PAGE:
Investing In Heart Health – When/Why Do Deadly Blood Clots Form

The heart is one of the hardest working organs in the human body – it supplies blood, and in turn oxygen, to the brain and our other organs – so keeping it healthy is vital for living a long, active life.

One of the biggest heart-related risk factors is a heart attack, which often comes by surprise, when you’re jogging, shoveling snow or lifting weights at the gym.

Surprise heart attacks are often triggered by blood clots, which form when blood becomes thick and flows less freely through the arteries, allowing platelets to clump together to form clots or stick to the sides of arteries in the form of plaque, which can also break free as a clot. (Ref. 1)

Of course, blood’s clotting abilities are necessary – especially so in the event of a cut or injury – but clots that form in arteries or blood vessels have the potential to be fatal.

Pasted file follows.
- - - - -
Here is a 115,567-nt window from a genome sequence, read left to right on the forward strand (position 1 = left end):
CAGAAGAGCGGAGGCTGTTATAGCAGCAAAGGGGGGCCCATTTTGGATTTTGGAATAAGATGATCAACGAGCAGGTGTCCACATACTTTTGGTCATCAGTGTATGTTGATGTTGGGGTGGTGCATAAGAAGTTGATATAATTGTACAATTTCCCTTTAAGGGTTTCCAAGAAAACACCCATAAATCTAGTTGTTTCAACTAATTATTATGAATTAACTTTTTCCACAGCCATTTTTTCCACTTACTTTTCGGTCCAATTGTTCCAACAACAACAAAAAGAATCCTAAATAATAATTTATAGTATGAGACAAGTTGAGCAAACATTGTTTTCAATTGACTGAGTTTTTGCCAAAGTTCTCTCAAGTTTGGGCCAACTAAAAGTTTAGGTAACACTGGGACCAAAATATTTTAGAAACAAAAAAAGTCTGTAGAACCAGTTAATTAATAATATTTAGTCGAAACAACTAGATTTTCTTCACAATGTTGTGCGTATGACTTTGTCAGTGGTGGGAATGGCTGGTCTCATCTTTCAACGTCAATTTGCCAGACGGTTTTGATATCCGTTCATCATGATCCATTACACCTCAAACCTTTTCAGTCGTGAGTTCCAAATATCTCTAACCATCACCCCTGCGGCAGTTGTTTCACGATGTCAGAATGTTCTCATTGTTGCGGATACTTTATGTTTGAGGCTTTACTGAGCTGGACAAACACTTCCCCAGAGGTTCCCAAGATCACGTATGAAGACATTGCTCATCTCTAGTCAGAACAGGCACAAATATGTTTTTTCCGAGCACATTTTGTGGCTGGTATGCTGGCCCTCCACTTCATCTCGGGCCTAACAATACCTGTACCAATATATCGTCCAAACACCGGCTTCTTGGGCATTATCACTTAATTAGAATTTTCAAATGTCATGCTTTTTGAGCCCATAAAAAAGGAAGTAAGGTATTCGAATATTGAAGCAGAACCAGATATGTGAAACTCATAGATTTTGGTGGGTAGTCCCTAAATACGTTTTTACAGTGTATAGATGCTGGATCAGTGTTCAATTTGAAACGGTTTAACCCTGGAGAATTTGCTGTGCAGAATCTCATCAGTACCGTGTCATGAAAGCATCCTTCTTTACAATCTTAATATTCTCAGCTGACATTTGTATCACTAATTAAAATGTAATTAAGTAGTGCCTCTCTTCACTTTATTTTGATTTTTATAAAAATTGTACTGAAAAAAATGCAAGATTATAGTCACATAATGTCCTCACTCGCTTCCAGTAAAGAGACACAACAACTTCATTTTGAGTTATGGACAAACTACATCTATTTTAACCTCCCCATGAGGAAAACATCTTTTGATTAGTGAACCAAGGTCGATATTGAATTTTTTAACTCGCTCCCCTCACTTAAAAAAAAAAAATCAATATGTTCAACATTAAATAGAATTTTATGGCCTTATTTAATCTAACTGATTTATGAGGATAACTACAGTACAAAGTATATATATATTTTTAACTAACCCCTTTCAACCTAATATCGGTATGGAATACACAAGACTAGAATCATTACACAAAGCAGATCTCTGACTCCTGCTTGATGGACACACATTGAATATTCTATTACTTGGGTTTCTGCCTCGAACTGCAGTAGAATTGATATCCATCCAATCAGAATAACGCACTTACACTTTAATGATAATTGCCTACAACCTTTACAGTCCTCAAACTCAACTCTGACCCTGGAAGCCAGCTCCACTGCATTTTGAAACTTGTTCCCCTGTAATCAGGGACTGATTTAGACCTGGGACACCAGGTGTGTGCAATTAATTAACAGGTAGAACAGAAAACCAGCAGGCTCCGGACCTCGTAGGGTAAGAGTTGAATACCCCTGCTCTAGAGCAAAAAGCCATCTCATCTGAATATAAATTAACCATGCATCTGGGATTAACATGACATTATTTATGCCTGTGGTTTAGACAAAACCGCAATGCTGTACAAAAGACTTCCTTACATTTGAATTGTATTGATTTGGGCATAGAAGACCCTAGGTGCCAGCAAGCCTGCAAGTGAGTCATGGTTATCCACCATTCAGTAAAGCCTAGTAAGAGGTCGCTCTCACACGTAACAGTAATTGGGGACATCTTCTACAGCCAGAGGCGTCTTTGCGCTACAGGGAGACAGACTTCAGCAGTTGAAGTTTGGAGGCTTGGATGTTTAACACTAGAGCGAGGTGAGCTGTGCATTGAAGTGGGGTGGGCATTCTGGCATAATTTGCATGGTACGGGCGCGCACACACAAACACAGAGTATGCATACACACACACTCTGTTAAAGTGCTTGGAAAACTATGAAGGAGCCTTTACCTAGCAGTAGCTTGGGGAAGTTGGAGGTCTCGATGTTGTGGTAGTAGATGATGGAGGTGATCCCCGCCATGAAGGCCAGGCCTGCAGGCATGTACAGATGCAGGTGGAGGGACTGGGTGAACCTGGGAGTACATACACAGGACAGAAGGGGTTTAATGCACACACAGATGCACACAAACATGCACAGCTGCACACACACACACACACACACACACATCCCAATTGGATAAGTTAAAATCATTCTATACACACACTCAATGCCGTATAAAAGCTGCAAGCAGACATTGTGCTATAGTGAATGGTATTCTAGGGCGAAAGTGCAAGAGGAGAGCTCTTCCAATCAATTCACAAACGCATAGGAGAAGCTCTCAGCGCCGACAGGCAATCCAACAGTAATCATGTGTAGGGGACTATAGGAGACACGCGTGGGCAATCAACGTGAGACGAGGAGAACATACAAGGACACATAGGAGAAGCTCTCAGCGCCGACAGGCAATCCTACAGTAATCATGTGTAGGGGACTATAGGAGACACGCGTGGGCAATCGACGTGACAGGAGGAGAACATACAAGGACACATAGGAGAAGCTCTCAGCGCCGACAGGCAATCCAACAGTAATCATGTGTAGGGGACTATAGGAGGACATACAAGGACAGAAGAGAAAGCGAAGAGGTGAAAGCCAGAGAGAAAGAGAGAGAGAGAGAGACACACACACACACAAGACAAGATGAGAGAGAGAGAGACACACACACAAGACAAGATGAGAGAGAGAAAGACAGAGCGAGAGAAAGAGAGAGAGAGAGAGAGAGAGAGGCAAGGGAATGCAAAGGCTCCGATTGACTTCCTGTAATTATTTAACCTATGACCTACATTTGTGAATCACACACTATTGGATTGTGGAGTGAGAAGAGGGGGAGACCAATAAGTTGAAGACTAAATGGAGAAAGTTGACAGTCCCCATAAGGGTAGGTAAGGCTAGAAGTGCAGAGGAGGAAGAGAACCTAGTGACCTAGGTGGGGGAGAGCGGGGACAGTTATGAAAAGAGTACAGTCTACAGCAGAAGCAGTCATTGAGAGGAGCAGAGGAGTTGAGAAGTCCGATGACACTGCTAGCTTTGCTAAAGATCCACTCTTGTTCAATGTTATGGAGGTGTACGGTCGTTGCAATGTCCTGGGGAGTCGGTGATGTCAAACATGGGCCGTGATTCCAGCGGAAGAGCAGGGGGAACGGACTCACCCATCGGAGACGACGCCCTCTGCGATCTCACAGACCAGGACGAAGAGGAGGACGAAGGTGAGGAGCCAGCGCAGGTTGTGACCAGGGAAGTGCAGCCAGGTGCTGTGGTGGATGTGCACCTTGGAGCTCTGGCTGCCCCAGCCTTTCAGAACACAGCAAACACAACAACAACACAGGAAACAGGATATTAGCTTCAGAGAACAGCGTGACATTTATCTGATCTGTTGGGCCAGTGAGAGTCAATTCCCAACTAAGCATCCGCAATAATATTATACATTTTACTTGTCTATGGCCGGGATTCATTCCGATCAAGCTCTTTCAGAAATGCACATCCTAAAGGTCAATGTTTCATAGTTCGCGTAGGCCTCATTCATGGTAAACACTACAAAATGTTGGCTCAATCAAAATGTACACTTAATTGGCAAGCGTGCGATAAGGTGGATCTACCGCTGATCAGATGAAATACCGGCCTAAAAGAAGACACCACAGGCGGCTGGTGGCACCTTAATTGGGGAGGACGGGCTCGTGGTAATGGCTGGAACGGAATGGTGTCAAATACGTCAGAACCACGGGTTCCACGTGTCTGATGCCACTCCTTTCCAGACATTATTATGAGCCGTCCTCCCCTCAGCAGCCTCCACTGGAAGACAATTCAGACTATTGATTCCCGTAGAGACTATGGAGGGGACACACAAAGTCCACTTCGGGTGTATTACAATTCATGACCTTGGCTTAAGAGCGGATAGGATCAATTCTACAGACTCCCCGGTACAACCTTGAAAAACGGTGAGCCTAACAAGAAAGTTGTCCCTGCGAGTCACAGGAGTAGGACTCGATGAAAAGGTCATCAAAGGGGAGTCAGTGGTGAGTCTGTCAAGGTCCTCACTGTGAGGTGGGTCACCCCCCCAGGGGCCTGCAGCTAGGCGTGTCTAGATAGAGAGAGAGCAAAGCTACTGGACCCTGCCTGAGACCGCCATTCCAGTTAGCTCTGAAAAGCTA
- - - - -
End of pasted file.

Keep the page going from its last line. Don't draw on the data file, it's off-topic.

Blood clotting: 101

When a blood vessel is damaged – such as when we cut ourselves or scrape our skin - messages are sent that trigger platelets to collect where the damage occurred, forming a plug that prevents additional blood from leaking out, beginning the healing process.

The release of platelets triggers a chain reaction of events including signals that generate fibrin strands that become woven with the platelets, creating a net. As the clotting process continues, the net traps more platelets and cells, making the clot stronger.